Review: Skin Deep by Laura Jarratt

Publisher: Egmont
Published: 5 March 2012
Format: ebook
Rating: 4/5

Ugly people don’t have feelings. They’re not like everyone else. They don’t notice if you stare at them and turn away. And if they did notice, it wouldn’t hurt them. They’re not like real people. Or that’s what I used to think. Before I learned…

After the car crash that leaves her best friend dead, Jenna is permanently scarred. She struggles to rebuild her life, but every stare in the street, every time she looks in the mirror, makes her want to retreat further from the world. Until she meets Ryan.

Ryan’s a traveller. When he and his mother moor their narrow boat on the outskirts of a village, she tells him this time it will be different. He doesn’t believe her; he can’t imagine why this place shouldn’t be as unwelcoming as the rest. Until he meets Jenna.

But as Jenna and Ryan grow closer, repercussions from the crash continue to reverberate through the community. And then a body is found…

Skin Deep tells the story of a young girl, Jenna, coming to terms with being ‘ugly’. In the prologue we first meet Jenna, sitting in the back seat of a speeding car, surrounded by drugs, trying to fit in, then burnt in a horrific car crash. As the story progresses, we see the consequences of this accident unfold in some ways you would not expect, including a mystery murder.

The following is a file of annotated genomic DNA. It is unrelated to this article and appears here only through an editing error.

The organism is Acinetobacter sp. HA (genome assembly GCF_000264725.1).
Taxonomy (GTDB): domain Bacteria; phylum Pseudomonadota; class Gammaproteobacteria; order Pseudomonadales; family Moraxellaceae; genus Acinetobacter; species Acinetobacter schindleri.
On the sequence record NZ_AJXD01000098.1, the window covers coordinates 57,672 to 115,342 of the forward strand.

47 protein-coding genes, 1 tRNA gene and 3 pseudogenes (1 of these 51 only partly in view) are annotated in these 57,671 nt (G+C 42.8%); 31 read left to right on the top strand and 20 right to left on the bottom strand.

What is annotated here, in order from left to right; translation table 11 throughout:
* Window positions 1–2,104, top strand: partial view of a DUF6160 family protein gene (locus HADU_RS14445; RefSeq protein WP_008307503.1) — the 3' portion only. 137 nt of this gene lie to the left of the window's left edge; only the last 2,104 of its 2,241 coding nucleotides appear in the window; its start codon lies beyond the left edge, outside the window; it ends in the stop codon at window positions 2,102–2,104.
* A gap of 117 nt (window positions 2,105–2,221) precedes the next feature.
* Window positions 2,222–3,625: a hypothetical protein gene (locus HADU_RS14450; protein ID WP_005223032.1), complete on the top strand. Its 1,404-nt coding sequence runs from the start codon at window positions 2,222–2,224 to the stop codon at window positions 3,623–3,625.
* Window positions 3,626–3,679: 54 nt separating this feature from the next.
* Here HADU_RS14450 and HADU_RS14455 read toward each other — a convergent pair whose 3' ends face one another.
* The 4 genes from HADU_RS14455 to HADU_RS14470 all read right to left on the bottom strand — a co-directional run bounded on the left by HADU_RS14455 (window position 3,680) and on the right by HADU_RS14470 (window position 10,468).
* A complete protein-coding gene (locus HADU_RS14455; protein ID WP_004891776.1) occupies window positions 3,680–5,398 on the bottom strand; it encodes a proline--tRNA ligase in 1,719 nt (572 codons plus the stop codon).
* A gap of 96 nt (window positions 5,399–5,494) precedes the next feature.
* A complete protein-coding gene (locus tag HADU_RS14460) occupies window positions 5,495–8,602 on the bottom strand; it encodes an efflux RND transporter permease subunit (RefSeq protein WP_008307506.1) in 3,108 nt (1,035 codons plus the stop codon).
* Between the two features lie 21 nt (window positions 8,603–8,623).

This book seems to end with the resolution that Jenna has to to tell her late best friend what she really thought of her. But this resolution wasn’t nearly as important as Jenna accepting herself. The story is much stronger when it is about Jenna coming to terms with her disfigurement. The real conclusion is for Jenna’s character to have grown so that she accepts herself as she is and that for her to learn to survive on her own.

The dual narrative was an interesting take on a title about self-image. While it did become confusing at times and the style of voice needed more differentiation, it gave us another point of view. It also added to the mystery of the story’s murder, as we are not with both characters at all times.

Jarratt did a good job of keeping me guessing who the murderer was. The story is so focussed on Jenna’s relationships you don’t think to look outside her immediate contacts. Her red herrings distract enough to hide the real killer until the big reveal.

Jenna struggles with the typical teenage image angst, but with the twist that her peers validate her ugly image. Her conflict is added to the struggle of mourning for her dead best friend. Ryan is a particularly interesting character. While you could say he fills to stereotypical ‘outsider’ role, what is most fascinating is that, after the initial shock of seeing Jenna’s disfigurement, he is completely indifferent. He is not the ‘bad boy’, but a sweet young man who loves his mother and absent father figure deeply, though he would be loath to admit it.

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